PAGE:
WelCom News
A newspaper for the Wellington and Palmerston North Catholic Dioceses

Te Kainga welcomes new M?ѬÅori presence in the diocese

Cecily McNeill

For Henare Walmsley, kaitiaki (guardian) of Te Kainga Community Centre and Marae, the appointment of Morna Taute as Turanga Māori is significant for Catholic Māori in the Wellington archdiocese. Turanga Māori embodies the concept of ahi kaa – keeping the home fires burning to nurture and guide people.

‘This is certainly what (Morna’s predecessor) Ross Wilson did. He defined what the Turanga Māori position meant for Wellington Māori.’

There are a lot of new ideas coming through, now that Morna has taken up her role. Henare knows the vision, which Ross and Catholic Māori of Wellington formed, will flourish.

‘One of our major concerns will be to keep Rangatahi (young Māori) involved in Māoritanga in the face of the many distractions like alcohol, drugs, and speeding cars. It’s a hard task but we endeavour to point them in the right direction’.

Henare says there is great hope for our young people as with Chanel Hoera, ‘our youth ambassador’ who attended World Youth Day in Cologne last August. Chanel’s presence there as the only Māori brings hope that other Rangatahi like Chanel will pick up her energy and enthusiasm. Now, he says, Chanel is coordinating a raranga (weaving) and taonga puoro (classical Māori flutes) programme (wananga) for Te Kainga’s Rangatahi. This exciting wananga looks at traditional Māori ways in which people work, live and play in their own lives.

‘From the wananga you learn the different whakapapa (genealogies) of weaving and Māori instruments. You learn how to make different taonga or treasures, and how to play the Māori musical instruments. It’s an amazing programme, which is all encompassing, and has a holistic way of looking at things.’

For Catholic Māori throughout the country the Hui Aranga, held at Easter is a celebration of sharing and companionship. This annual event has been happening for more than 40 years and attracts some two thousand people from Māori parishes throughout New Zealand.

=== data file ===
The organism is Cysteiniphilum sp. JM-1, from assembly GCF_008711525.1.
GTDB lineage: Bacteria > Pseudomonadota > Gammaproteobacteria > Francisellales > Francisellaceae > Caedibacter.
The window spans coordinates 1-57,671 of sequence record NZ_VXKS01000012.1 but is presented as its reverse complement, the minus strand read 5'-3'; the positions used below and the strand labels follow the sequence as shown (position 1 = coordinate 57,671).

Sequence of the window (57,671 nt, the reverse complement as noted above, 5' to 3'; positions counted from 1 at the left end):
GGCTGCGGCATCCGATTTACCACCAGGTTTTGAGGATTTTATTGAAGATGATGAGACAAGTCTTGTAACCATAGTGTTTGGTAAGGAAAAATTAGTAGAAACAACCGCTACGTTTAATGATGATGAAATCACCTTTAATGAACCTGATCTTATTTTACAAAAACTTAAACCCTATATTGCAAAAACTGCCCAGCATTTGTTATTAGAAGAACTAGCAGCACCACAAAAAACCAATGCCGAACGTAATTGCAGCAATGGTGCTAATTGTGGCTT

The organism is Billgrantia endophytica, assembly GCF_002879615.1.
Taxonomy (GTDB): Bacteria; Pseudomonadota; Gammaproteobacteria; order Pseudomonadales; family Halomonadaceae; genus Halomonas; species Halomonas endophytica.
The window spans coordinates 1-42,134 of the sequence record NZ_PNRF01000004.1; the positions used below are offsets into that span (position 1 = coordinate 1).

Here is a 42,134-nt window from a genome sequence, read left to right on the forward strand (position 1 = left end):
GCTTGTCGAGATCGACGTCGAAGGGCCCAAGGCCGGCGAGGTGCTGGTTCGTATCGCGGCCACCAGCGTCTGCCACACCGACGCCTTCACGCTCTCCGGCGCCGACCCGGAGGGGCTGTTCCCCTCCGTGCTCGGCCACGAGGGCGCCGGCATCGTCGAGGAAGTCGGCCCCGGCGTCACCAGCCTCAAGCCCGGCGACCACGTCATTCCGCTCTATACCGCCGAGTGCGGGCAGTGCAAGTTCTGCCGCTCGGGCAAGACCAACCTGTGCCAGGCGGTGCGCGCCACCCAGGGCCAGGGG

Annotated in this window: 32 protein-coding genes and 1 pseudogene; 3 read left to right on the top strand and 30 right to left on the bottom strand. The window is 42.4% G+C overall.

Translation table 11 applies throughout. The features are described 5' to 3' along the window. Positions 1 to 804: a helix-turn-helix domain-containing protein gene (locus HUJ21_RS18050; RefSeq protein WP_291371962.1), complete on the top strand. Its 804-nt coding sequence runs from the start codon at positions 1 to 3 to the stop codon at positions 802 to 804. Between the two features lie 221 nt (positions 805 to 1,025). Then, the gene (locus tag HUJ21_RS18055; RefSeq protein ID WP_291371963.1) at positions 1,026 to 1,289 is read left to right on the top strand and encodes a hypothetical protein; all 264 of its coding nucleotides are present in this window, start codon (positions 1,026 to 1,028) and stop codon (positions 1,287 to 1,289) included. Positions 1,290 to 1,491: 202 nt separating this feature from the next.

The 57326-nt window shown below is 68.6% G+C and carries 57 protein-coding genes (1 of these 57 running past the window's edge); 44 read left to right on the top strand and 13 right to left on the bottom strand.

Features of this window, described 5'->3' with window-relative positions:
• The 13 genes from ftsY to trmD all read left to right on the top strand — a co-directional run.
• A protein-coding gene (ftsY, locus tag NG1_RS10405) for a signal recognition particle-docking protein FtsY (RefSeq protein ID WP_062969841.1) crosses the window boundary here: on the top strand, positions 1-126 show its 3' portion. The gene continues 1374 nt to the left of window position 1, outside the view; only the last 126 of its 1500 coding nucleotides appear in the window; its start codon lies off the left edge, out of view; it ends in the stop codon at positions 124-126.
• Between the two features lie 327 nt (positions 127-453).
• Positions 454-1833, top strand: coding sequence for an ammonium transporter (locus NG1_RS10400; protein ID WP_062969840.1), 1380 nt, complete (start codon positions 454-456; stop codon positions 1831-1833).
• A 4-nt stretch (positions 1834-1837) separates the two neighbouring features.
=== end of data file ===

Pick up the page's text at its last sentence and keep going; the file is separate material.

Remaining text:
‘The Hui Aranga is a cultural extravaganza of Māori waiata, haka, whaikorero (speeches), choir and spiritual awakening for Catholic Māori. It’s a chance to catch up with old friends, trade stories and maintain our ties with each other,’ Henare says. It also provides an opportunity to instil core Māori values into our Rangatahi like the sanctity of our body, mind and spirit, marriage and the vision of our ancestors.

Te Kainga, in the heart of the Wellington metropolis, is coming up to its fourth birthday on its Kilbirnie site, but Te Kainga has been around for some 40 years. The urban marae began its life in the 1960s near the present cathedral in Hill St. Later it moved to Boulcott St then to Webb St and eventually took over the old RSA building in Mahora St, Kilbirnie in 2001.

Since then, Henare says, the numbers have grown which is a tribute to Māori (and many of their non-Māori friends) recognising that they have a place to stand, a place where they can bring their whanau and share what they are doing.

Many people who go to Te Kainga are from different marae around the country, indeed many of the whanau are non-Māori. Te Kainga is a place to experience Catholic values in a Māori way and is open to all people to call Te Kainga their marae.

Henare is Te Arawa from Rotorua. His Iwi is Tuhourangi Ngati Wahiao from a picturesque village in Rotorua called Whakarewarewa, and Ngati Whakaue on the shores of Lake Rotorua. ‘So Te Kainga holds a special place for me – it’s a home away from home.’

Henare says ‘the move to Kilbirnie was a huge milestone for us. It has helped us to grow bigger with all different programmes going on.’

These include classes in Te Reo Māori, kapa haka or action song, Māori spirituality, raranga, and taonga puoro.’ The large wharenui (ceremonial house) also provides a space where people can sleep over.

‘We get together from time to time to talk about ‘Kawa’ or protocols for the marae. This is special time for us to remember Tikanga Māori (Māori right ways) set down by our ancestors and carry these ideas through to the wonderful marae we have today.

Te Kainga marks its birthday on the 18 December and Henare says there will be a big celebration to which everyone is invited. Nau mai, Haere mai.

For more information email


or look at Te Kainga’s website: http://homepages.paradise.net.nz/tekaingamarae/